All Blacks keep nerve to beat Springboks

Reigning champions New Zealand are into their fourth World Cup final after slogging past South Africa in another Twickenham epic.

The All Blacks were five points behind at half-time with a man in the sin-bin as four penalties from Handre Pollard cancelled out Jerome Kaino's early try.

A Dan Carter drop-goal and a Beauden Barrett try put the champions ahead.

South Africa replied with two penalties but a Carter effort in between secured victory despite ferocious Bok defence.

It was seldom pretty but once again in this World Cup there was a gripping finale, the All Blacks holding that two-point lead for the last 12 minutes as their opponents finally tired.

No team has ever retained the Webb Ellis trophy, but the All Blacks will be favourites to do so when they meet either Australia or Argentina next Saturday after finding their way through a brutal encounter.

This was nothing like the free-flowing attacking rugby that had eviscerated France in the quarter-finals, but in its own way it was just as admirable, as South Africa refused to buckle despite having just 43% possession.

The game swung in the 20 minutes after half-time, New Zealand beginning that period five points down and with Kaino off the pitch, but ending it five points up and with Springbok wing Bryan Habana in the sin-bin instead.

And despite replacement Pat Lambie cutting the lead to less than a score, the vast experience of the champions saw them through.

Poor All Black discipline

After Pollard's early penalty, the All Blacks struck back when Kaino thundered through De Jager down the right and touched down one-handed in the corner, but two more pin-point penalties from Pollard gave his side a two-point lead with 20 minutes gone.

South Africa were having significant success at the breakdown, New Zealand shipping six penalties in short order, and the world champions looked instead for territory, kicking behind the defence and into the corners.

Carter hit the post with a long-range penalty, and despite his side dominating possession and territory the Springbok defensive wall continued to hold.

When South Africa finally made it out of their half, they struck again. Kaino was sin-binned for kicking the ball away and Pollard stroked over his fourth penalty to make it 12-7 at the interval, the green-shirted supporters in the capacity crowd starting to believe that the upset was on.

New Zealand seize control

The Springboks had not lost to the All Blacks in 21 Tests when leading or level at half-time, but despite being a man down New Zealand closed the gap to two points as a spell of carefully worked territory was capped with a Carter drop-goal.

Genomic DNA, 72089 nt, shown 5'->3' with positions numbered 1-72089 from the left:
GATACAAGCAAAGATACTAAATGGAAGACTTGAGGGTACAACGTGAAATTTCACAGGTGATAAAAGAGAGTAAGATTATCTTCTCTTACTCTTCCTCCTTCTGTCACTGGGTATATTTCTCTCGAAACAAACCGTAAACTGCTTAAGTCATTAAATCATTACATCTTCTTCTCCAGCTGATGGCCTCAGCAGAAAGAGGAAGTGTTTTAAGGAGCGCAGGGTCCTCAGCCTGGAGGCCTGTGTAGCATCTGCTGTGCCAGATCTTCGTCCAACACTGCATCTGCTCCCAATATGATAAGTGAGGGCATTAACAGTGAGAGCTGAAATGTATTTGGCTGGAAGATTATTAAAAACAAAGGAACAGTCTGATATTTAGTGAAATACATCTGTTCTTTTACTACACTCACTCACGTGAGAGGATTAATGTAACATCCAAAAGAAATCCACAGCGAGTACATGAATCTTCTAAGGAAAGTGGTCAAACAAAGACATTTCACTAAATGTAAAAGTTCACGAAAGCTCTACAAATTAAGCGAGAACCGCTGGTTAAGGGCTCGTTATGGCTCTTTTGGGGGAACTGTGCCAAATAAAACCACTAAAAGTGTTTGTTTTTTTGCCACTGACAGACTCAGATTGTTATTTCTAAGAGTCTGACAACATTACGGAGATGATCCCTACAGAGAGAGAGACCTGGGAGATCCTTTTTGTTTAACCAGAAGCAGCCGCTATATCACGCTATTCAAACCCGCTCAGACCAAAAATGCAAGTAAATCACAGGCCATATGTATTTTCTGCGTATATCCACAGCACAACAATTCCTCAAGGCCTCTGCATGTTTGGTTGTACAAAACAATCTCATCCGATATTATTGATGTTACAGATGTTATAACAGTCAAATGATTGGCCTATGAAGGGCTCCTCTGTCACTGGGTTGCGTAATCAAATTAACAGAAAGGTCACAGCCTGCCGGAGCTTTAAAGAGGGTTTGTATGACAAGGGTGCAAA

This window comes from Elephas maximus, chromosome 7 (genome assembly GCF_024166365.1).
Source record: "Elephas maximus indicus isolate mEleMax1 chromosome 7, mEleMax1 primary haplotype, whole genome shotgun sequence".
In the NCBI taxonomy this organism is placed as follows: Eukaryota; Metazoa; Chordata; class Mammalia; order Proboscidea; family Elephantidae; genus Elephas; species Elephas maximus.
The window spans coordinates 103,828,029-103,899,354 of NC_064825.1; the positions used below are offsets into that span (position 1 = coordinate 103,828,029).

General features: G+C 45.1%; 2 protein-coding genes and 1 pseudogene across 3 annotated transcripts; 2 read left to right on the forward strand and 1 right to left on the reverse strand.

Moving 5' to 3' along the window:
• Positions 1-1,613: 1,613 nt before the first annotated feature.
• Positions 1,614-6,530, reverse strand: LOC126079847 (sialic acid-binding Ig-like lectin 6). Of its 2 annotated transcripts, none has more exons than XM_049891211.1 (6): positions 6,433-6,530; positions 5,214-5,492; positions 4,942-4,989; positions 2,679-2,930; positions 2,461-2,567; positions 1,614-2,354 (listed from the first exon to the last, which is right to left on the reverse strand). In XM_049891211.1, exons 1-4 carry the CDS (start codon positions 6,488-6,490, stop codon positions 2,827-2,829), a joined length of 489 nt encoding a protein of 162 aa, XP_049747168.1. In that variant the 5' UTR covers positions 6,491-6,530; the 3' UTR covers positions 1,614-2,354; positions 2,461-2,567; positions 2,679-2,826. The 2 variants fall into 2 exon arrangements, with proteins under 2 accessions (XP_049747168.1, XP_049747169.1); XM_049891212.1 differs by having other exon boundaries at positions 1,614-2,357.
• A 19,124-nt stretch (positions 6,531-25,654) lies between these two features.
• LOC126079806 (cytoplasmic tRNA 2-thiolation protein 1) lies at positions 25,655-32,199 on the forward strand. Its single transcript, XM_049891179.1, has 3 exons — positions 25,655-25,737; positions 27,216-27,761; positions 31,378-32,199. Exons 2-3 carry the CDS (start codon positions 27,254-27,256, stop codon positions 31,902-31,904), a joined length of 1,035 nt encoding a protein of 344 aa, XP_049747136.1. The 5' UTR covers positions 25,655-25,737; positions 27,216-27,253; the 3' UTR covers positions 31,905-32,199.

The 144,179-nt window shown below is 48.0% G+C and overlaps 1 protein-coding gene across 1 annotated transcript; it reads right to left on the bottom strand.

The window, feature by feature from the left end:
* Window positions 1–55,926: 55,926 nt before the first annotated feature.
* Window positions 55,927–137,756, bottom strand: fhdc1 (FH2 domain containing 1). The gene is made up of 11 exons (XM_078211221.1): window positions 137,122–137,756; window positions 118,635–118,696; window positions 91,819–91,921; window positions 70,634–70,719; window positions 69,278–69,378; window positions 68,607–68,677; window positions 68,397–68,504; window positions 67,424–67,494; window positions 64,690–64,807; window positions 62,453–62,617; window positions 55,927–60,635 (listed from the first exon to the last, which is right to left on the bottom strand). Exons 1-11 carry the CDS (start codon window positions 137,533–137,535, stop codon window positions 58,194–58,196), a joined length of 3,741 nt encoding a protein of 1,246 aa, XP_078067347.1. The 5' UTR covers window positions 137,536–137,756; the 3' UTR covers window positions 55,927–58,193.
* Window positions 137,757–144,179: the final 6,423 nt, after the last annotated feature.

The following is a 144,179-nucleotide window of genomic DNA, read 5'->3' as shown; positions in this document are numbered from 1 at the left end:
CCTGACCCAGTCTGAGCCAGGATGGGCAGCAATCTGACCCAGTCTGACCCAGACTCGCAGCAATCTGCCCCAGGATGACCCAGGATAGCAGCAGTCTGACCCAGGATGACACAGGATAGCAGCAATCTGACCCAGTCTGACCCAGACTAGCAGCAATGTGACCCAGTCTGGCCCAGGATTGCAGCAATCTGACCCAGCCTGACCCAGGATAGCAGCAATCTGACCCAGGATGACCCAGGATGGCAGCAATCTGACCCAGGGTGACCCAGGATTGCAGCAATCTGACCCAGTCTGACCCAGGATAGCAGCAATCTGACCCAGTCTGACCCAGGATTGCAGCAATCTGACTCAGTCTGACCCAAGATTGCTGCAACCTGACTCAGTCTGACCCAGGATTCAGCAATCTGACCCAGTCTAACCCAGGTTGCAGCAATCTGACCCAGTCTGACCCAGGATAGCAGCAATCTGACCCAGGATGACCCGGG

Schalk Burger then lost the ball metres from his own line, the All Blacks went right and drove on through their forwards before Ma'a Nonu sent replacement Barrett diving into the corner.

With Habana sin-binned for knocking the ball from scrum-half Aaron Smith's hands and Carter bending over the conversion for 17-12, the match appeared to have turned.

Pollard and Carter exchanged penalties, and with replacements pouring on to the pitch and the rain hammering down the two heavyweights went toe to toe.

Pat Lambie came on for Pollard to make it 20-18 with 10 minutes to go, and an air of desperation was apparent in both sides.

Carter sprinted half the length of the pitch to clear from De Allende, South Africa failed to capitalise from an attacking line-out and New Zealand escaped into opposition territory as the seconds crawled by, running the clock down with a series of drives to celebrate with exhaustion at the end.

Man of the match

Ben Smith was faultless under the high ball and Dan Carter's decision-making once again peerless.

However, for his muscular, repeated carrying in a relentlessly physical match and the superb run and timing of pass for Beauden Barrettt's critical second-half try, Ma'a Nonu deserves the honour.

What they said

New Zealand coach Steve Hansen: "It was always going to be close, they're a great side and they showed that again. I was really proud of our guys, they kept their composure.

"We just needed to come out for the second half and start taking the game to them rather than waiting for them to take it to us. We talked about it at half-time. We talked about keeping composure and talked about winning the first 10 minutes."

South Africa coach Heyneke Meyer: "Our discipline in the second half was just not good enough. They coped better with the weather in the second half. Discipline was the most important thing, especially in these rainy conditions.

"We wanted to make our country proud but we didn't. We should have pulled this win through but all credit to the All Blacks, they are a quality side."